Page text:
The Llama Costume Contest at the 2012 Minnesota State Fair returned with glorious, unbridled imagination and drama at every cloven step. Which clever sibling, competing side by side, will have the superior theme and costume execution? Will Annaliese and her Viking Ship Llama again reign supreme to recapture the Llama Crown? DEAR GOD is that the same Eeyore from last year who suffered horrifying panic attacks?!?
It was not an event for the faint of heart. Sommer, Matt, Tom and I slipped work early to bask in deep-fried cheese, beer and the wonder wrought by rural teens’ genius minds.
Teams are judged on creativity, coverage (how fully concealed their cute little llama and alpaca bodies are) and something the announcer mealy-mouth referred to as “how the animal moves” and responds to its human companion. In short, we figured, compliance.
Creatively, Coverage, Compliance! Know it live it breathe it, kids!
PERFORM EXCEL SOAR!
Bathtub llama was brilliant but a bit cantankerous.
Caterpillar Llama was dang good, though looked more like a Martian with its spacesuit-like-clad handler. This was the grumpiest llama companion I have ever seen, but they still managed to take the intermediate division. Sometimes coverage is everything.
The overall concept for the drag ballerina boy seemed a bit muddled, but we give extra points for bravery (the 2011 Knight Duo, no?). The official judges, unfortunately, do not.
Decency prevents me from leaving the bleachers to get up in llamas’ faces. Thus some shots are less than superb, though I cannot resist sharing even a poor shot of Curious George (an alpaca?) and the Man in the Yellow Hat. Hurrah!
EEYORE! OMG! Last year’s Eeyore Llama went berserk, rolling and thrashing with pitiful brays. The coverage was excellent but severely impacted compliance and its general will to live. Those in the know gasped upon seeing Eeyore’s return, with a smaller, skinnier Piglet trembling at its side.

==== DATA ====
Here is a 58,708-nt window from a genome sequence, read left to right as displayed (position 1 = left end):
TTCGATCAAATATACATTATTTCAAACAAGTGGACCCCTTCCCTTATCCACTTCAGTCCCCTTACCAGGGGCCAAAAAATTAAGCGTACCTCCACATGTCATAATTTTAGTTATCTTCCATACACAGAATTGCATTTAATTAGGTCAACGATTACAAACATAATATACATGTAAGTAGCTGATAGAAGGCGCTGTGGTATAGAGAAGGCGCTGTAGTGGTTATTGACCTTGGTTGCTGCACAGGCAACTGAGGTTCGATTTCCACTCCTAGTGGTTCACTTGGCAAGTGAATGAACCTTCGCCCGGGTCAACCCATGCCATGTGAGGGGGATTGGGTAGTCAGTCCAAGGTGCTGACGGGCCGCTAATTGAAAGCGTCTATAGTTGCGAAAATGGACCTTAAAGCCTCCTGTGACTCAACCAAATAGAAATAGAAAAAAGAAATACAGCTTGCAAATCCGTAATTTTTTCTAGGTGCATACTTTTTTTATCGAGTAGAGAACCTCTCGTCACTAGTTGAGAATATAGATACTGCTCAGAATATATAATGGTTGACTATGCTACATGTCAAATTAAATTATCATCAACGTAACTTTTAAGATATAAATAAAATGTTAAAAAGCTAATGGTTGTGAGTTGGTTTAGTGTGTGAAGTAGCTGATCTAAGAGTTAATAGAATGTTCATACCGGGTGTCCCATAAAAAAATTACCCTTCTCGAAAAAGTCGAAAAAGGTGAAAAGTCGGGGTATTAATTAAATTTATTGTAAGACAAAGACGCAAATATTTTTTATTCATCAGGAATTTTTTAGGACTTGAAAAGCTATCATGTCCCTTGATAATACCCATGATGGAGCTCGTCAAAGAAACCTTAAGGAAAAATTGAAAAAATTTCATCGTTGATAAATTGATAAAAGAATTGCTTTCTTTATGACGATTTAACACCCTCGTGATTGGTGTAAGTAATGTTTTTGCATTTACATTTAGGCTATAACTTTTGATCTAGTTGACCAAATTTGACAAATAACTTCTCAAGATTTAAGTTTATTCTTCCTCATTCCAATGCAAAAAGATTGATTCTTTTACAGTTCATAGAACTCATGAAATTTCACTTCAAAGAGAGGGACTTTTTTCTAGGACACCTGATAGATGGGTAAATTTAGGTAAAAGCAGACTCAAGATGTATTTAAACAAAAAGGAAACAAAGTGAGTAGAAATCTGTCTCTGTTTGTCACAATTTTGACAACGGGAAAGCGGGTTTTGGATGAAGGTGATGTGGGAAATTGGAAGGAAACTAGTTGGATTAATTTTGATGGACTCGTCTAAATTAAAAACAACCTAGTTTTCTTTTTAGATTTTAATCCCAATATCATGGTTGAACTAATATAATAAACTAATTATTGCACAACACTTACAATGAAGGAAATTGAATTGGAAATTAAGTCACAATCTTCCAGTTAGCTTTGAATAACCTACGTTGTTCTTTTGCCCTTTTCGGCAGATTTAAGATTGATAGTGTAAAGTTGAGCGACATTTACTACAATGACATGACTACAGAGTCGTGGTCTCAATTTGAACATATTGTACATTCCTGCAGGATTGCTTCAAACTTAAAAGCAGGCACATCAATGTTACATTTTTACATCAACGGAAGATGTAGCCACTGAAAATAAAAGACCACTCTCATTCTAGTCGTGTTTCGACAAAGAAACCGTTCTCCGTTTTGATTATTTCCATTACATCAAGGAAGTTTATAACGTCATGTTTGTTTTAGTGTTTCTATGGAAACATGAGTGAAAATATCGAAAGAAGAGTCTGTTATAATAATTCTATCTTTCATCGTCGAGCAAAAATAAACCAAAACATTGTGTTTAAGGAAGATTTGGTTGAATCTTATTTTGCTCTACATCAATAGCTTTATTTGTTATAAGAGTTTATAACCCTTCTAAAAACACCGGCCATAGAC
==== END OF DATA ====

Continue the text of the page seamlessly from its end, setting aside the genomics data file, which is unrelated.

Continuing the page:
Was this costume traded on the black market or thieved in the night by an unsuspecting cheater? Was a younger sibling strong-armed into reprising this surely labor-intensive work of art (but destruction!!)? Did the girl courageously assume the risk to defend the family honor? Was an original, more elaborate costume in the works all summer but destroyed by dark gods?
Did they possibly think we could ever forget the panic and the horror?
GOD’S WOUNDS! WAS IT THE SAME LLAMA?
Eeyore this year was a bit unruly but managed to escape full-on trauma but also any official commendation. We on the sideline say: Good job, Piglet. But we hope to see you next year in something new and less heart-attack-y.
Flapper and Fancy Dancer were a hit, especially when the alpaca lost his pants.
Turning a llama into a giraffe is an obvious choice, but someone had to do it. I would have liked a more closely fitted costume, but the megawatt grin of the safari companion made up for other shortcomings.
Don’t know about you, but I love an alpaca dressed as a wolf dressed as a grandma. Notice the lil’ rubber nose and teeth mask. As Sommer noted, “It’s touches like that” that steal our hearts and make us squeal.
Wonderful costume, Little Red Riding Hood!
After seeing the Lady and Knight Llama, I wanted another C category. I wanted Companionship. These two were adorable and clearly having tremendous fun. The girl’s mom sat near us, too, with a thousand thumbs ups. I was a puddle.
Excellent coverage on Rudolph, here.
Mountie and Moose! Nice. Here we also have our first shot of Annaliese, last year’s senior division champ, with presumably who had been Viking Ship Llama.
She blew us all away with Steampunk Time Machine Llama. They were beyond rad. As they looped around the barn, the wings were tucked in the saddle device then shot out with a pop. The crowd roared. Lookit dem gears! Those goggles, tubes and wire! That confidence and charm.
Awesome job, Annaliese, and all participants! You are the best damn thing at the Great Minnesota Get-Together.
If only they’d use that time machine to stay teenagers forever so they can keep making llama costumes every all summer and knock off our socks every end of August and assure us that the kids are all right.